As Nebraska's Republican delegation in Congress hailed the passage of a massive tax cut bill as good news for families and businesses, Democratic candidates seized on the issue Wednesday and party activists prepared to take to the streets.

Democratic rallies were scheduled Wednesday evening at Senate and House offices in Lincoln, Omaha and Grand Island, following a final vote in the House on Wednesday.

Sen. Deb Fischer said the bill represents "a once-in-a-generation opportunity" to deliver tax relief to families across the country.

"Because of this legislation, many Americans will have bigger paychecks, our businesses will have more opportunities to invest and grow, and our country will regain our competitive edge in the global marketplace," Fischer said.

Sen. Ben Sasse hailed the legislation's repeal of the Affordable Care Act's individual mandate that everybody have health care insurance.

"In practice," he said, "it meant that families were presented with a terrible decision: either pay a federal fine or pay an unaffordable price for one of the crummy choices still available on the (health care insurance) exchanges."

Rep. Jeff Fortenberry of Lincoln said the legislation "moves money back into the pockets of hardworking Americans, seeks to reignite Main Street entrepreneurial momentum and revives the Made in America label."

Fortenberry pointed to doubling of the child tax credit and enhancement of the deductibility of medical expenses while preserving tuition waiver benefits for students.

Rep. Don Bacon, who represents the metropolitan Omaha congressional district, said the bill will give the typical family of four earning the median income of $73,000 a tax cut of $2,059.

Meanwhile, he said, Nebraska businesses will also benefit from the measure through the delivery of "significant tax relief to Main Street job-creators."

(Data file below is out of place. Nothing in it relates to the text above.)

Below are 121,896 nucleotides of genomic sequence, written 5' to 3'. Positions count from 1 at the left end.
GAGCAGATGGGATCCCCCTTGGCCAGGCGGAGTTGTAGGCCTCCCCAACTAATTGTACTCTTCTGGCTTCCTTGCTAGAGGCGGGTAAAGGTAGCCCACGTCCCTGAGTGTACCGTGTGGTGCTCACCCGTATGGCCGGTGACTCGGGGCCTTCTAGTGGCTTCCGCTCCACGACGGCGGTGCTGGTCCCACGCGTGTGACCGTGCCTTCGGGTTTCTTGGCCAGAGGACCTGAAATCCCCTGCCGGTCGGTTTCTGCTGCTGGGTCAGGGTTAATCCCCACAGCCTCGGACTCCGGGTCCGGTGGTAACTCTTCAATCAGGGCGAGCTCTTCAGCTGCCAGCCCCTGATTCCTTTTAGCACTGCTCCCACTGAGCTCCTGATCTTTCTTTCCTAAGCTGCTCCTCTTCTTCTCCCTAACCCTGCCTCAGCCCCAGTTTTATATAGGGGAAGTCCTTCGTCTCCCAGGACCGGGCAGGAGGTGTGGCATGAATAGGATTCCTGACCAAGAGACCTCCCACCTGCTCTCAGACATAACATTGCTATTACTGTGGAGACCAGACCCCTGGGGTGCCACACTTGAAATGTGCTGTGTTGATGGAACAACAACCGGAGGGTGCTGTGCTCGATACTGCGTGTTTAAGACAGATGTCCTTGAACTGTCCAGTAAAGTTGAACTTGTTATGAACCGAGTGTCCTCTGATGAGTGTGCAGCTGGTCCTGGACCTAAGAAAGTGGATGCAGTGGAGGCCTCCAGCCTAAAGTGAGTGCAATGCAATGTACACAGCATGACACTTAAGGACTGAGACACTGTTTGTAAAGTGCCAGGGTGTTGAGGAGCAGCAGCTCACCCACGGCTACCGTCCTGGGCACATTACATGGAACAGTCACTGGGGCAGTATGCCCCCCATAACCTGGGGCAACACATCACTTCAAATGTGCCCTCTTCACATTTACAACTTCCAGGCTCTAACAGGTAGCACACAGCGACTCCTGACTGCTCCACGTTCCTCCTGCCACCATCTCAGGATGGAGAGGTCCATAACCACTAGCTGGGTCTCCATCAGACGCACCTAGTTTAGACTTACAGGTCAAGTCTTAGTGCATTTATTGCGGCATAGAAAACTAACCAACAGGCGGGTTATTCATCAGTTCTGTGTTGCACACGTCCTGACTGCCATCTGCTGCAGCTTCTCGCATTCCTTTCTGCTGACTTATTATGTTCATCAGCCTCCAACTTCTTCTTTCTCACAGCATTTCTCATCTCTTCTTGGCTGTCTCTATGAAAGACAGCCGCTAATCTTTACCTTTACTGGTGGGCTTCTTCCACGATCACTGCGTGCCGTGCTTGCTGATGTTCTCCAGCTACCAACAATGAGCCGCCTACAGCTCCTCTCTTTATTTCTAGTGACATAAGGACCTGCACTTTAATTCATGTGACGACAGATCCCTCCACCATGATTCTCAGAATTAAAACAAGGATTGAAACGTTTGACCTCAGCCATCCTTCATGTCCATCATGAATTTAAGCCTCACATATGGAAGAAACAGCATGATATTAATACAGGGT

Rep. Adrian Smith of Gering, who sits on the House Ways and Means Committee, where the bill first took shape, said the measure is "designed to improve the lives of people across the country."

The bill doubles the standard income tax deduction, increases the child tax credit and encourages businesses to "invest, create jobs and raise wages," Smith said.

"I fought hard to enable producers to continue to deduct their full property taxes on agricultural land," the congressman said.

The Democratic Congressional Campaign Committee announced it will target Bacon in his competitive Omaha district with a digital holiday ad campaign attacking his vote as a Christmas gift to millionaires, billionaires and large corporations.

In a campaign news release, former Democratic Rep. Brad Ashford, who will seek to unseat Bacon in 2018, described the legislation as "a bad deal for Nebraskans."

Repeal of the individual mandate in Obamacare will cause large health insurance premium increases and leave millions of people without health insurance, Ashford said. 

Dennis Crawford of Lincoln, a Democratic candidate for Fortenberry's House seat, said the congressman "betrayed his constituents" in voting for the legislation.

It will "blow up the deficit" and raise taxes on many middle-class Americans while delivering a tax cut to special interests and "the top 1 percent" of wealthiest Americans, Crawford said. 

Democratic Senate candidate Jane Raybould described the bill as "perilous" and said Nebraskans are just learning about its contents.

"It is in fact a vote that only comes once in a generation because its record-breaking cost will pass at least $1.5 trillion in debt to our children and grandchildren," Raybould said. 

Nebraska Democrats planned rallies to target Bacon's office in Omaha, Smith's office in Grand Island and the Lincoln office of Fischer, who will be seeking re-election next year. 

"Republicans in the House of Representatives just passed a bill that gives 80 percent of the tax breaks to the wealthy while raising taxes on 80 million middle-class families," Democratic State Chairwoman Jane Kleeb said. 

Reach the writer at 402-473-7248 or dwalton@journalstar.com.

On Twitter @LJSDon.

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